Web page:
“If U were black at my Alma mater, and ur name was not Maclin, Denmon, Pressey, English, Weatherspoon, Carroll, etc. You didn’t feel welcome,” English said, listing the names of some of the university’s most prominent black athletes over the last decade.
But campus activists appear to have been emboldened by the protests they watched last year in Ferguson, about a two-hour drive away.
“A lot of Mizzou students traveled to Ferguson,” and those who didn’t “wanted to stand up and make a change,” said Ayanna Poole, a 22-year-old senior from Tyler, Texas, who is one of the founding members of the black campus activist group Concerned Student 1950. “I do believe it’s been a domino effect.”
The campus coalition’s name reflects the year the university began accepting black students. Today, more than 75 percent of the university’s 35,000 students are white.
Several black students have said some white students use the n-word or otherwise discriminated against them.
Poole recalled how she was kicked out of a fraternity party her freshman year after a man used the n-word and said, “All you … girls have to leave.”
Andrea Fulgiam, 21, a junior studying psychology and sociology, said when she sat down in a lecture class freshman year, the student next to her muttered, “I’m not about to sit next to this black girl.”
Fulgiam said a professor once told her she was only at the university because of affirmative action.
Parnell said when she transferred to the university last year, other black students warned her, “Don’t walk through Greektown,” the cluster of fraternities and sororities just off campus.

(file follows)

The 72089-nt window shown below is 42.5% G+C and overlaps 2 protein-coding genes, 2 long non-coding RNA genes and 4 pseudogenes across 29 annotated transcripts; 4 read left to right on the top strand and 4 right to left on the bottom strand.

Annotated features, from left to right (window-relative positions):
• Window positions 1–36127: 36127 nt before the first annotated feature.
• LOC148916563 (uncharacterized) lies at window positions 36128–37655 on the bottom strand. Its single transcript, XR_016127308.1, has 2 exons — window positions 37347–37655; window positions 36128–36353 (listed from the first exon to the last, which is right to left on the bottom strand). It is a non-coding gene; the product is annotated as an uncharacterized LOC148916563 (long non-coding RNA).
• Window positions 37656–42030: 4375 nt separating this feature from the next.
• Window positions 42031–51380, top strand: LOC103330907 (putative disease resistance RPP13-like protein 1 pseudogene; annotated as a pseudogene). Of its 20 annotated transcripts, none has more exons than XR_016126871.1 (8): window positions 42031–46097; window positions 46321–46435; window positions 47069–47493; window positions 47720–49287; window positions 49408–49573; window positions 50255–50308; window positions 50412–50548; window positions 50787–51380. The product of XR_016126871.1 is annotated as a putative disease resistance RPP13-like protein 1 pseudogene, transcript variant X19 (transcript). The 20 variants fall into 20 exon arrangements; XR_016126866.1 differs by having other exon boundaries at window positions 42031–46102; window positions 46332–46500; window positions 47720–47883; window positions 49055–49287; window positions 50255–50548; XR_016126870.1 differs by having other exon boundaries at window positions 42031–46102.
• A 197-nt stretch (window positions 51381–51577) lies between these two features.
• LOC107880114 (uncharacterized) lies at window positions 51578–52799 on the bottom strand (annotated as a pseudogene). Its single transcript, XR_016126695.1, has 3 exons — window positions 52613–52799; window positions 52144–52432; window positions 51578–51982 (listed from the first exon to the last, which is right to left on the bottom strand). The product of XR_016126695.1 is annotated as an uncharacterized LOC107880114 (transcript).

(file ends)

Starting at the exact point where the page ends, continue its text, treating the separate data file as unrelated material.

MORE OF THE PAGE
Wolfe, a former businessman, became president of the University of Missouri system in 2012 and has been targeted by students who accuse him of a lack of empathy for racial minorities.
Campus tensions reached a boiling point during the Oct. 10 homecoming parade, when student protesters blocked the parade route by standing in front of a car containing Wolfe. The car inched forward and, according to communications professor Melissa Click, bumped into a protester. Wolfe did not speak to the protesters, and police took them off the street, threatening arrest.
Wolfe “allowed his driver to try to drive around us, even hit one of us,” said Parnell, who participated in the demonstration. She said police threatened protesters with pepper spray and pushed them, and Wolfe “did not intervene whatsoever.”
Students also confronted Wolfe Friday night outside a fundraiser in Kansas City and challenged him to define “systematic oppression.”
A video clip shows him replying, “Systematic oppression is because you don’t believe that you have the equal opportunity for success,” before he is cut off by a chorus of people upset that he characterized oppression as a perception rather than a reality.
“Did you just blame us for systematic oppression, Tim Wolfe?” someone off-camera shouts as Wolfe walks away. “Did you just blame black students?”
Wolfe has issued a series of statements in recent days, including one Sunday in which he said, “It is clear to all of us that change is needed.”